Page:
Just like every other industry in the building industry, roofing materials have always been evolving to cater to the needs of homeowners. Flat roofing materials like TPO and EPDM have been gaining a lot of momentum in terms of sales and popularity since they have similar traits to PVC. Not only do these materials have the same installation process and characteristics, but it also offers a fair and competitive price.
While it’s a given fact that TPO and PVC can be installed over a single membrane for low-pitched and flat roofs and have seams that have been welded together, there are some distinguishable differences. These differences could be a deciding factor on whether you should purchase the material or not.
First, let’s discuss what are some of the key similarities and then filter out the differences. Right after, we will then discuss what are some of the differences in pricing.
Similarities And Differences
Even though each of these three materials might have some similarities, they do have some distinct differences. Knowing these differences will help us determine which one is the best well-rounded material for flat and low-pitched roofs.
TPO (Thermoplastic Olefin)
This type of material was designed to be an all-round step up from PVC. The key component of TPO is that it has a laminated nature. Often times, the material that’s used on the top layer is quite different from the material that’s used on the layer below. A wearing surface is at the top layer while the filler is located at the bottom of the material.
TPO is usually manufactured by having small rolls instead of one large sheet. In this case, it will require more seams than usual. EPDM, on the other hand, requires fewer seams because it usually comes as a large sheet.
This material also boasts relatively cheap and affordable prices. If you’re looking for the cheapest out of all the materials, then you should go for TPO. However, if you do compare it to PVC as an improvement, it does not live up to its name. As such, it’s best to do your own research first on the best manufacturers for this material and the warranties that come with it.
PVC (Poly Vinyl Chloride)
The first things that people think about when it comes to PVC are hard pipes and gutters. Well, yes, this is true. The PVC that you do see on rooftops is more pliable than their pipe cousins. Just like EPDM and any other materials, PVC membranes can be mechanically attached or even fully-adhered.
Even though PVC does boast some exceptional heat-resistance and punctures to leaks, it’s not going to adhere to other asphalt-based roofing materials. If you are planning on installing PVC together with asphalt-based materials, it’s best to make sure that they do not come in physical contact. In most cases, contractors will need to place separator sheets in between PVC and asphalt materials.
EPDM (Ethylene Propylene Diene Terpolymer)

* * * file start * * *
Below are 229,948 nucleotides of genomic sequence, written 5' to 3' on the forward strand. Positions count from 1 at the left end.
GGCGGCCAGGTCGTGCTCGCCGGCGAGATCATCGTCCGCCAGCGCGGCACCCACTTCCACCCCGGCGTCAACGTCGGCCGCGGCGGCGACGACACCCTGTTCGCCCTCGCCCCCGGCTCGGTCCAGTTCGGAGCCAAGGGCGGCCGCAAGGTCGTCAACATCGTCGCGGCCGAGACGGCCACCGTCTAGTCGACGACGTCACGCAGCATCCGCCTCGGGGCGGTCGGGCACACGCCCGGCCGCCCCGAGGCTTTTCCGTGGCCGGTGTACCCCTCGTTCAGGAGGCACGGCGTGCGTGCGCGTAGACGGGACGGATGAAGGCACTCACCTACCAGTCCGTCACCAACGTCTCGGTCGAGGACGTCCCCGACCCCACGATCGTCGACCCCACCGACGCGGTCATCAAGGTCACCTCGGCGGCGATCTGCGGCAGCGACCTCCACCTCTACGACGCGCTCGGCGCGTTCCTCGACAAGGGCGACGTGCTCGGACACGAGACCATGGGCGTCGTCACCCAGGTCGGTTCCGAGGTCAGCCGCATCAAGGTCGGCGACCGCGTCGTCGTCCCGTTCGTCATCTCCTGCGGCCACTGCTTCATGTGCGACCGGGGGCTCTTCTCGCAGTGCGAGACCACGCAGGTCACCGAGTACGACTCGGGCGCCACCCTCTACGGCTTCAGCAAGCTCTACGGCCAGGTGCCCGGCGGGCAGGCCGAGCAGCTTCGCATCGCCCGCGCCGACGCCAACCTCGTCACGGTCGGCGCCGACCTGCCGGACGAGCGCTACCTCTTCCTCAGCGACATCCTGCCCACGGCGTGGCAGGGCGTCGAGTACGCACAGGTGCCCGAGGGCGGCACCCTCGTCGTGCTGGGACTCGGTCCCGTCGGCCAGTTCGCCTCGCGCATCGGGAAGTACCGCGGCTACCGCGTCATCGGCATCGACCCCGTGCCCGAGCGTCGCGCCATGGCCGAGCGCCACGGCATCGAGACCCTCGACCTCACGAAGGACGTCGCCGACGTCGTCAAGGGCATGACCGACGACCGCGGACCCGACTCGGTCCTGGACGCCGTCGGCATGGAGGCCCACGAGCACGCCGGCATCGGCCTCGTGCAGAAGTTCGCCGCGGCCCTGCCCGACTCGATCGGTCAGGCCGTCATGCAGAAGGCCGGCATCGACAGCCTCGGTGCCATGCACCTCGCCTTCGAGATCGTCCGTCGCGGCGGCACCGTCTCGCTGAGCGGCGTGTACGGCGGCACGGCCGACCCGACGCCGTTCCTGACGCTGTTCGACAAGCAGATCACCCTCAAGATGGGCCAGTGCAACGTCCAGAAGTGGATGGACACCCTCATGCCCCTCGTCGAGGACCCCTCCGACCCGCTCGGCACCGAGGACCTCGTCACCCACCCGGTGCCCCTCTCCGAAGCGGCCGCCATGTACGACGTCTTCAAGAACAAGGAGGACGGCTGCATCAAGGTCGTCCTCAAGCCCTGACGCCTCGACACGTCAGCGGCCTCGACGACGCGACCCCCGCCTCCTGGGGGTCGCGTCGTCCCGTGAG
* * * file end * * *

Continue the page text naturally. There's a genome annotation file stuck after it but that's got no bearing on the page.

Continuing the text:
This roofing material is one of the most widely used materials in the United States and worldwide due to its high durability and ability to resist different types of weather conditions. This material comes in both white and black varieties which makes it adaptable to warm and cold weather conditions. The white variety can easily deflect off UV rays that might cause your home to heat up. The black variety can help retain heat which can be effective in preventing ice dams from forming on your roof on colder seasons.
One advantage that EPDM has over TPO and PVC is that the average sheet can be a bit larger than the others. TPO will come in sheets of a 5 – 12 feet wide. This means that a sheet of EPDM can be easily mounted towards a 50 x 50 area. As a result, fewer seams are required than its TPO and PVC counterparts. On average, the thickness is around 45 – 60 mils.
There are different ways of installing EPDM and this is usually through a fully adhered surface, ballasted, and mechanically attached with the different seams being sealed with different liquid adhesives or specialized tape.
Which One Is The Most Cost-Effective?
It’s a given fact that the PVC membrane is generally more expensive than the other two materials for every square of the same thickness. However, the price of the materials will vary on the prices for each local builder’s depot that you go to. But if you do consider the prices of the materials, they are almost the same.
However, if you’re going to add labor costs into the mix, the total markup will be leaning towards TPO since contractors tend to have a higher markup for PVC for extra net profit. For both materials, the method of labor is generally the same but is more intensive towards TPO.
Ultimately, TPO does not have any advantages to pricing when compared to PVC. Again, not everything is set in stone or motion and prices could vary depending on the contractor that you’re contacting. It’s best to first negotiate prices first before making any final decisions.
In summary, TPO has been designed as a step up for both PVC and EPDM roofing materials. However, TPO has been facing several performance failures, recalls and updates. On the other hand, PVC has been in the market for 30 years but still has a good reputation for being a reliable material in the roofing industry.